And Evening Of Meat
01 April 2018
4.5 out of 5.0 stars
Another trip to The Vaults, this time for the curious sounding An Evening Of Meat, a dance and dinner performance labelled as fiercely feminine. A six course dinner accompanied by a dance troupe, to tantalize all your senses.
I was lucky enough to go twice, once for the meat feast, and a second time to try the vegetarian option, so I will describe both dishes for each course. However, there will only be photos of one version.
Even the small room that serves as a bar and waiting area is invitingly decorated with warm lights and feminine wire sculptures, setting the scene for what was to come. It’s the perfect setting while we wait to be called up by booking name and seated in groups in the larger upstairs dining space.
The dining room is dark and sparsely decorated, dancers in individual, elaborate costumes lay ‘sleeping’ on the dark red tables, arranged in a U-shape. Just a few fans hang from the ceiling, no more. This gives the room a somber atmosphere and puts the focus on the dancers.
Shortly after being seated, while the dancers still lie motionless, we are presented with tiny savoury cones filled with chicken liver, or mushroom parfait for the vegetarian option, drizzled with a beetroot glaze and walnut crumb. The chicken liver is slightly on the bitter side with a deliciously strong flavour, while the mushroom parfait is smooth and delicately flavoured. Both go down a treat with everyone in my party, and as the cones are quite tiny, are gone in a heartbeat.
The first starter course follows quickly, as the dancers begin to writhe and stretch on the tables before us, as the music gently sways. This course is probably my favourite of the entire meal, beautiful in its simplicity. Salt potato with yeast beurre noisette, a kind of whipped, salty yeast butter, the meat version adds a strip of crisp pancetta which almost seems like too much salt. The potato and yeast butter combination is absolutely divine though, I want to eat this every day for the rest of my life!
As the music gets stronger, the dancers become more animated, starting to interact with us, without words, as the second starter course arrives. A beautiful carpaccio of seared beef, topped with green beans, kohlrabi and puffed rice, with a light thai dressing. All components work very well together, though I wish the meat was a little more flavourful, being overshadowed by the dressing and green beans.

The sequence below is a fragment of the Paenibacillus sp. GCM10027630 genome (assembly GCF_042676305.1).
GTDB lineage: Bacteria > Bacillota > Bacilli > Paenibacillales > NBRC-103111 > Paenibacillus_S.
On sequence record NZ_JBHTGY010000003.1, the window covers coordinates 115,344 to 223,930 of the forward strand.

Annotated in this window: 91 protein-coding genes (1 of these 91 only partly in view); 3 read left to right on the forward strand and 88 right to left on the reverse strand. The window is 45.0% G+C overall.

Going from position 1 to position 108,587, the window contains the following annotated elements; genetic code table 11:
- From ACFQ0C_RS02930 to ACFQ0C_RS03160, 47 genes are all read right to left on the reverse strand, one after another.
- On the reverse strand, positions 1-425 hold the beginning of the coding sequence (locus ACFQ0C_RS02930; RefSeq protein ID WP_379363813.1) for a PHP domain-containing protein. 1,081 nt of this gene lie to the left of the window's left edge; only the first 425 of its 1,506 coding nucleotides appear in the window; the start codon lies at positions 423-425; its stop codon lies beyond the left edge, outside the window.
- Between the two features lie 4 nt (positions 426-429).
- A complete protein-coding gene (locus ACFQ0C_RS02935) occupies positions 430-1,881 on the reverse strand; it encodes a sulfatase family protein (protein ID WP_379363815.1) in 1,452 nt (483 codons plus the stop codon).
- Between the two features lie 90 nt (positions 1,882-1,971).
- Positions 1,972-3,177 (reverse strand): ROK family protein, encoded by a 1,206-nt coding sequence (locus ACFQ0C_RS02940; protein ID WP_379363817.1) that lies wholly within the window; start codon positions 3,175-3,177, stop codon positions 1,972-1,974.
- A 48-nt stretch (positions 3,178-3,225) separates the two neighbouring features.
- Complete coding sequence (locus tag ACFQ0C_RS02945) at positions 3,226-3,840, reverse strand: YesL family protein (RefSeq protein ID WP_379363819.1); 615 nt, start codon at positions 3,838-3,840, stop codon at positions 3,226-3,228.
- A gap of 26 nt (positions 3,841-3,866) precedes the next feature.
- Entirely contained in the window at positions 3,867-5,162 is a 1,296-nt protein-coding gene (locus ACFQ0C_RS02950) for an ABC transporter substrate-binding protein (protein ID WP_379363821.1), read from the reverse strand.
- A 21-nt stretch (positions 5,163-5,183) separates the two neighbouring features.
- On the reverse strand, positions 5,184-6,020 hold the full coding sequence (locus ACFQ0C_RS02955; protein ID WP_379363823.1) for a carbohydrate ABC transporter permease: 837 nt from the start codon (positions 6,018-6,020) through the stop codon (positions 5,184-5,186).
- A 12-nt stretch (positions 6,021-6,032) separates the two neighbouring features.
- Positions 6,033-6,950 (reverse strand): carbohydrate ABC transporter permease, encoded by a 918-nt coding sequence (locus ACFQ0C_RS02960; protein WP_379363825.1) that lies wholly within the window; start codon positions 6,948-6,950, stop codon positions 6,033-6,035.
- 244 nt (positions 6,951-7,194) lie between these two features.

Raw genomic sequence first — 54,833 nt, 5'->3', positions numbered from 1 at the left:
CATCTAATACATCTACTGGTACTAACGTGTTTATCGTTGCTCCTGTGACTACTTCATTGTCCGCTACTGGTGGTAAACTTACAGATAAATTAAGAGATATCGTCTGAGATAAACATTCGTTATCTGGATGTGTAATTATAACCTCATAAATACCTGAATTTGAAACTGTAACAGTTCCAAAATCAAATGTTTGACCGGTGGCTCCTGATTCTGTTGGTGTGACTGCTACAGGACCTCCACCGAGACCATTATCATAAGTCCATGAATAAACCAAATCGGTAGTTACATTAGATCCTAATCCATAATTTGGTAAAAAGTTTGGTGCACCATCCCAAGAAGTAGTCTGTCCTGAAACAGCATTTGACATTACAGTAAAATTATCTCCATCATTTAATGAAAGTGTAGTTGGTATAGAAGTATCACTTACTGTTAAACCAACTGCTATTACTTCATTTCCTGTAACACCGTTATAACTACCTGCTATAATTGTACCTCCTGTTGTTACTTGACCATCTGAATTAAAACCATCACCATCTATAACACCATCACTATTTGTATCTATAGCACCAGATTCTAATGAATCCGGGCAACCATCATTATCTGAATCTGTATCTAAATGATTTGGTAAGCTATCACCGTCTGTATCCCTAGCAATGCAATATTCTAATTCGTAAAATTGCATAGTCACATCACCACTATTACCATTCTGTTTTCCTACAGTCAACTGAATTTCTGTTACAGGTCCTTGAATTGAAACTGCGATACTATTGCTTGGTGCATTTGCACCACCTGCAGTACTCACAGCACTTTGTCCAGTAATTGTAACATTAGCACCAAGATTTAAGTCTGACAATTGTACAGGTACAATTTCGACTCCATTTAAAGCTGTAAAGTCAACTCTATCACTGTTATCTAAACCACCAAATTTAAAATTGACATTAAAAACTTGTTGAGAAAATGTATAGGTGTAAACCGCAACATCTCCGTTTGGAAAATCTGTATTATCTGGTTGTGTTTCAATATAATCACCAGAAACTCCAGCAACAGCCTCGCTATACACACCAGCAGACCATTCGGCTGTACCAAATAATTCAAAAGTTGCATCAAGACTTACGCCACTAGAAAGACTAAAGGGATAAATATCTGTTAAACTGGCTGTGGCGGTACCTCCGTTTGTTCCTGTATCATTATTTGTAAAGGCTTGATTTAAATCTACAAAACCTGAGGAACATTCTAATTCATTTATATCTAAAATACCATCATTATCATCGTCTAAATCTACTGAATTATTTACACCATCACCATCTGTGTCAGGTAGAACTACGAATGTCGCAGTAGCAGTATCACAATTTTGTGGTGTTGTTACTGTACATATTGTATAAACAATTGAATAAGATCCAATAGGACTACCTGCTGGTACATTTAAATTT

The vegetarian version substitutes beef for a three-day pickled watermelon, thinly sliced to resemble carpaccio, and packing an unexpected flavour punch. For this dish, the vegetarian version is the absolute winner, with a cured watermelon that’s stretchy and chewy and full of teriyaki flavour, a delight to eat!
As the meal progresses, the dancers start interacting with each other, performing expressive dances about love, trust, aggression, jealousy, lust, and fear. Each dancer seems to have a distinct personality, moving in their own rhythm. It is fascinating and intimate to watch these performances up close with no words spoken and ever changing music to accompany this spectacle.
The next course consists of sweet garden peas with spearmint, which is very subtle but noticable, with germented black garlic mustard and dehydrated feta, that has a similar mouth feel to parmesan chunks. The dish is topped off with either miso glazed aubergine (pictured) or braised mutto shoulder. The shoulder is cooked to such perfection, it melts in the mouth, so succulent and tender. I found the aubergine to be slightly rubbery, with the Miso flavour being almost overbearing compared to the rest of the dish.
The last main course consists of a pairing of red Dahl lentils and herby Puy lentils, both very well flavoured and not too strong in taste, topped with citrus gremolata and either rare breed pig cheek oyster, or daikon radish cooked in orange juice, both of which are very good, though I did prefer the softness and light flavour of the radish to the pig cheek. This dish felt a little heavy for such an extensive meal.
The performances on our tables keep getting more intense, louder, wilder, faster. As the evening progresses, it feels like we are being told a story through these movements and interactions. A story about love, friendship, anger, and jealousy.
Finally we are presented with the last course, dessert, which raises quite a few eyebrows. It is served in an ashtray, with a thick dark chocolate and olive oil ganache base, coconut bacon flakes, as well as sesame ash and vanilla smoked salt. It looks quite off putting at first, but once you try it, you’re hooked!
The subtle flavours of the toppings work so well with the rich ganache. It is a very heavy dessert, but an absolute delight to enjoy and simply delicious.
As our divine meal draws to an end, we are treated to more body performances by the fantastic dance troupe, winding down to a peaceful period before working themselves into an absolute dance frenzy.
Every part of this spectacle was absolutely enjoyable, from the delectable food to the beautiful dances!
As always, I wish interesting non-alcoholic cocktails at reasonable prices were available, but this is a very common struggle at dining events.
Other than that, An Evening Of Meat was a gorgeous experience that I’d love to go back to again and again!